Formulation, Preparation and Storage

NBP2-54789
Formulation PBS
Concentration Please see the vial label for concentration. If unlisted please contact technical services.
Shipping The product is shipped with dry ice or equivalent. Upon receipt, store it immediately at the temperature recommended below.
Stability & Storage Store at -80C. Avoid freeze-thaw cycles.

Background: alpha-Synuclein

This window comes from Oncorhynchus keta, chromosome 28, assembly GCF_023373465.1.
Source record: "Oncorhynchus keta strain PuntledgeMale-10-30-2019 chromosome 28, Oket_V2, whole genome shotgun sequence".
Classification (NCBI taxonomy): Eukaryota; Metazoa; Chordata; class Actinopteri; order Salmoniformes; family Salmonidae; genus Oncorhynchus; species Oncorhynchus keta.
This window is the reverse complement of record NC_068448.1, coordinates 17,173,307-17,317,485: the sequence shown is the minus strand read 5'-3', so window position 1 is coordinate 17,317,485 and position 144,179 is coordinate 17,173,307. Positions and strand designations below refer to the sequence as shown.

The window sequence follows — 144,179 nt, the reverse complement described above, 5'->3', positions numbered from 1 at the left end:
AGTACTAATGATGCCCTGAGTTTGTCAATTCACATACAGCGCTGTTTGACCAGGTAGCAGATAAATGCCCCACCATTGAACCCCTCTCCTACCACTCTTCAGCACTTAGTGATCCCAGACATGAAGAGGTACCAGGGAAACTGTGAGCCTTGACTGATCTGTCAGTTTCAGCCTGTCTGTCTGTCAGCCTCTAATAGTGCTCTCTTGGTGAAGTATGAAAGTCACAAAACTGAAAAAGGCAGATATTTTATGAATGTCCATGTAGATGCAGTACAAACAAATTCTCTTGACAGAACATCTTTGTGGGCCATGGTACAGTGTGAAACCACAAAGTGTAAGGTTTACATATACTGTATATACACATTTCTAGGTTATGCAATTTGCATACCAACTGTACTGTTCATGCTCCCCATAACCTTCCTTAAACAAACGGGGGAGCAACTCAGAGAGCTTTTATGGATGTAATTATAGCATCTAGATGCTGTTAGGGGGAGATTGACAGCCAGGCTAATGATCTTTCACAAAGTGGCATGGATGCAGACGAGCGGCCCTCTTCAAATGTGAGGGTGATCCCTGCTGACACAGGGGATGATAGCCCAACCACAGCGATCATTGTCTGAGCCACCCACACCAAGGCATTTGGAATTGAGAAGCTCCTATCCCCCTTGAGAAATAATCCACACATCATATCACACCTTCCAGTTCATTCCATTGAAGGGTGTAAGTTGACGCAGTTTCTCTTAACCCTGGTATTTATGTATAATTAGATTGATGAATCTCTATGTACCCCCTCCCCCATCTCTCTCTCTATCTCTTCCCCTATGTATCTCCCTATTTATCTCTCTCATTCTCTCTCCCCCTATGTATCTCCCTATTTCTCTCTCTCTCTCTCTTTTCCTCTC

Alpha-synuclein, a member of the synuclein family, is a protein that was first identified in 1988 whose name is derived from its localization to both the synapse and nucleus (1-3). Specifically, it is expressed primarily in the brain, including Lewy Bodies (1-6). Alpha-synuclein is encoded by the SNCA gene, located on chromosome 4p21, and is processed as a 140 amino acid (aa) protein with a theoretical molecular weight of 14 kDa (1,2,4). Structurally alpha-synuclein consists of a N-terminal binding domain (1-60 aa), a central domain core region called the non-amyloid-beta component (NAC) (61-95 aa), and a C-terminal domain (96-140 aa) (1-3). The N-terminal region contains aa repeats with a KTKEGV consensus sequence that gives the protein its alpha-helical structure that associates with lipid membranes (1-4). The hydrophobic NAC region is responsible for alpha-synuclein aggregation and fibril formation (1-4). The acidic C-terminal tail is largely unstructured but can be targeted for post-translational modifications (1-4). The function of alpha-synuclein is not entirely understood, but it is shown to have a role in suppression of apoptosis, acting as a molecular chaperone, regulating glucose, and modulating calmodulin activity (1,3).